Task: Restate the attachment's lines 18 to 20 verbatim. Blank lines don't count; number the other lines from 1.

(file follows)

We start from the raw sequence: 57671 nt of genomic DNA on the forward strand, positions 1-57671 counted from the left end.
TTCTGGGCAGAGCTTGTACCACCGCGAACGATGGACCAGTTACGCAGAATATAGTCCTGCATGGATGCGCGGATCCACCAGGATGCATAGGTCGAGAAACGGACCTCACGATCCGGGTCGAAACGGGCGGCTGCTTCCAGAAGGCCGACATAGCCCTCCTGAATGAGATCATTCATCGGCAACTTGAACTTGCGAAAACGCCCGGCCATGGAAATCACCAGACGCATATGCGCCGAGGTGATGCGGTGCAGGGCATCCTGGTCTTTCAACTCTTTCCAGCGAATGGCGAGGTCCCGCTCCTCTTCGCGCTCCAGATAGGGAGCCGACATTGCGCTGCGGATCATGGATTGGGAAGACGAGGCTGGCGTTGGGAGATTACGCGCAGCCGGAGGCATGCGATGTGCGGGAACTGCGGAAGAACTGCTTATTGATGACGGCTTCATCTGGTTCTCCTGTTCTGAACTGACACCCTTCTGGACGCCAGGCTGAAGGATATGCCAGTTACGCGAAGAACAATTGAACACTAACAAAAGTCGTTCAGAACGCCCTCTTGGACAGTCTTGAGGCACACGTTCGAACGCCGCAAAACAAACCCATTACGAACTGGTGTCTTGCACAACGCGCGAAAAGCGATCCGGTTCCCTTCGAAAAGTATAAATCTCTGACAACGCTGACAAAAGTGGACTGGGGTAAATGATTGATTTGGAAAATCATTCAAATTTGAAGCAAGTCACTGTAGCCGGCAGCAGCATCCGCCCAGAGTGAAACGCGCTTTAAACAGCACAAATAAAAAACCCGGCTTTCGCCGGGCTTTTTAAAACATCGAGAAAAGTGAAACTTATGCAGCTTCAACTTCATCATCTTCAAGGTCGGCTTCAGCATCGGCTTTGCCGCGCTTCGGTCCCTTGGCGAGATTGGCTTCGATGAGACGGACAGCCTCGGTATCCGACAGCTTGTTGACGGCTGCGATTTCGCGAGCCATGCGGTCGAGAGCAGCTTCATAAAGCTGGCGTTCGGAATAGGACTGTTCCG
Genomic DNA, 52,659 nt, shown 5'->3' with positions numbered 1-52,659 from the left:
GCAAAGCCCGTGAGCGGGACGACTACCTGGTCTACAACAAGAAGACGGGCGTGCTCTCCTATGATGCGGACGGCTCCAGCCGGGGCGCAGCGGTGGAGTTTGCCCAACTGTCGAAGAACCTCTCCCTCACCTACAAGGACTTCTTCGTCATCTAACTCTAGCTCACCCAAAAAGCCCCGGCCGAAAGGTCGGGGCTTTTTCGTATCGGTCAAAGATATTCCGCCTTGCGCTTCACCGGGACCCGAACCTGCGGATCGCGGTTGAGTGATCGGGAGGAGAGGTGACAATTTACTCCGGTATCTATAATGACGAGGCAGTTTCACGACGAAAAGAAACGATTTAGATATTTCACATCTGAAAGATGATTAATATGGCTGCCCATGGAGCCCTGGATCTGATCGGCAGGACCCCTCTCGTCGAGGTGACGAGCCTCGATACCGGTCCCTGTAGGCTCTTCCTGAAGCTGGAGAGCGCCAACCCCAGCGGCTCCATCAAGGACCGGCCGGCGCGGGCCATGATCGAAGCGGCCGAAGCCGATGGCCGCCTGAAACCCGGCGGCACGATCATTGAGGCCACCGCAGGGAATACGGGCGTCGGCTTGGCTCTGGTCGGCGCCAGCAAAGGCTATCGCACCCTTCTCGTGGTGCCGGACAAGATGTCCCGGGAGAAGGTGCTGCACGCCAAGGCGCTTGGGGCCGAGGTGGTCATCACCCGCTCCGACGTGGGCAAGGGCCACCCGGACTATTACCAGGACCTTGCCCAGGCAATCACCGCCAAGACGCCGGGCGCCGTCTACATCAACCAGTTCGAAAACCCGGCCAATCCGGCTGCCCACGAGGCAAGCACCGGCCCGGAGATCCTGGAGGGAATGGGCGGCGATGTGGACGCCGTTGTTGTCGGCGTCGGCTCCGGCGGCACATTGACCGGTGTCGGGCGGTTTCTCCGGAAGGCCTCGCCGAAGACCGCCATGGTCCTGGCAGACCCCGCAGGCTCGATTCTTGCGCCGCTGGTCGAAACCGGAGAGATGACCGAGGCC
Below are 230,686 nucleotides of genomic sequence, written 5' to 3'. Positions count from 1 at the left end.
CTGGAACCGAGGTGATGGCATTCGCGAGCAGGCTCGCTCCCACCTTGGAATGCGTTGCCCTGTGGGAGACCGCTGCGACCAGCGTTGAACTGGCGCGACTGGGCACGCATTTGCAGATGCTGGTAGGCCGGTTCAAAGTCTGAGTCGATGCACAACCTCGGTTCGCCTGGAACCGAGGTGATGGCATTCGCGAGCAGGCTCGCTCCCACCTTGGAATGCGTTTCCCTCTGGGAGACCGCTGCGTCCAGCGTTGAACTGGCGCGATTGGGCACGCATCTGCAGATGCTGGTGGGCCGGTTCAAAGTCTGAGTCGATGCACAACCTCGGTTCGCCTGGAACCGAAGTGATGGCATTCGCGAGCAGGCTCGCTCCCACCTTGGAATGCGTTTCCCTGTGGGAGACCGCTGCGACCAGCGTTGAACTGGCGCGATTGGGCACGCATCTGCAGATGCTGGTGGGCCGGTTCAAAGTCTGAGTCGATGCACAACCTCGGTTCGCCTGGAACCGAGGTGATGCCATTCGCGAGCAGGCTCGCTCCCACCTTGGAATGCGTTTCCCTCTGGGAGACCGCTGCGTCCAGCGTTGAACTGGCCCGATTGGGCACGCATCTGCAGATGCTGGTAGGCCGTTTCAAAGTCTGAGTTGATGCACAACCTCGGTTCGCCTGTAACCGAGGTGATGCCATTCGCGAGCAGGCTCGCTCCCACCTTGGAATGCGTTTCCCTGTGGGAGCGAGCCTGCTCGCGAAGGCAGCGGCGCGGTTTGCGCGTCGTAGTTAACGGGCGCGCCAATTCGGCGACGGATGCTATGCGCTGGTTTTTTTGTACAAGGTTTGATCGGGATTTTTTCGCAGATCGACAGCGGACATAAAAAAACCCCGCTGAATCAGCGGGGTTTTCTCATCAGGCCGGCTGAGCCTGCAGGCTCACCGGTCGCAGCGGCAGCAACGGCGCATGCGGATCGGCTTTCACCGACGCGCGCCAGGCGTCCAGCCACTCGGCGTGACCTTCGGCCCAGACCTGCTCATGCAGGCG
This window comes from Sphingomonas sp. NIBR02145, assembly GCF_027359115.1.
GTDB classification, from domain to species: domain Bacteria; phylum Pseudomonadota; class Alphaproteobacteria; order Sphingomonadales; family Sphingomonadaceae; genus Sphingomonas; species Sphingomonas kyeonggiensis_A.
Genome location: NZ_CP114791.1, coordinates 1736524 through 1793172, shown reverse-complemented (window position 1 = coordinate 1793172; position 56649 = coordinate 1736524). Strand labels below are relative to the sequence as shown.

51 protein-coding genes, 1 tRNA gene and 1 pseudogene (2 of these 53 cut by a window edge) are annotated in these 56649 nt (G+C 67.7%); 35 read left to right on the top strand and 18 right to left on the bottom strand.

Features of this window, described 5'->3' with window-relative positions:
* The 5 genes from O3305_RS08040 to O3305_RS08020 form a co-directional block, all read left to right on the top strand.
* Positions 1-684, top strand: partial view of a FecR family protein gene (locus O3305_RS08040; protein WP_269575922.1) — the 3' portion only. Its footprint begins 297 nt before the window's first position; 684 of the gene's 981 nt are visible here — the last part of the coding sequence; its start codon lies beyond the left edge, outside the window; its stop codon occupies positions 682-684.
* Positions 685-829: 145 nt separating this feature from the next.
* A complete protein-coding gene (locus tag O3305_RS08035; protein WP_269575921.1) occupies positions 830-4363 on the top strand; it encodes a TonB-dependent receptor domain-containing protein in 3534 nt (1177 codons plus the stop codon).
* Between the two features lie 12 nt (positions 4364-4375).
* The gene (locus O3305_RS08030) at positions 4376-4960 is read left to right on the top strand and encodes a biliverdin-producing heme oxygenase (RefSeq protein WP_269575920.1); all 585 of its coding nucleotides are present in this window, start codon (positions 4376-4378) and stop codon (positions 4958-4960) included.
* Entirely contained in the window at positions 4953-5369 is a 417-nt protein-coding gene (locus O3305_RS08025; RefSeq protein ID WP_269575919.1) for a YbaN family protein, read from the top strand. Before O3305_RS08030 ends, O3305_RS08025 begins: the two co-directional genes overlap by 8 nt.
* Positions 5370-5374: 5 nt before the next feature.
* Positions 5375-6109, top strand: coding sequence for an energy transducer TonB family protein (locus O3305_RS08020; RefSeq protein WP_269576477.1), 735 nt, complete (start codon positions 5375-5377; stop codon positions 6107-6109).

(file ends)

* Entirely contained in the window at positions 4953-5369 is a 417-nt protein-coding gene (locus O3305_RS08025; RefSeq protein ID WP_269575919.1) for a YbaN family protein, read from the top strand. Before O3305_RS08030 ends, O3305_RS08025 begins: the two co-directional genes overlap by 8 nt.
* Positions 5370-5374: 5 nt before the next feature.
* Positions 5375-6109, top strand: coding sequence for an energy transducer TonB family protein (locus O3305_RS08020; RefSeq protein WP_269576477.1), 735 nt, complete (start codon positions 5375-5377; stop codon positions 6107-6109).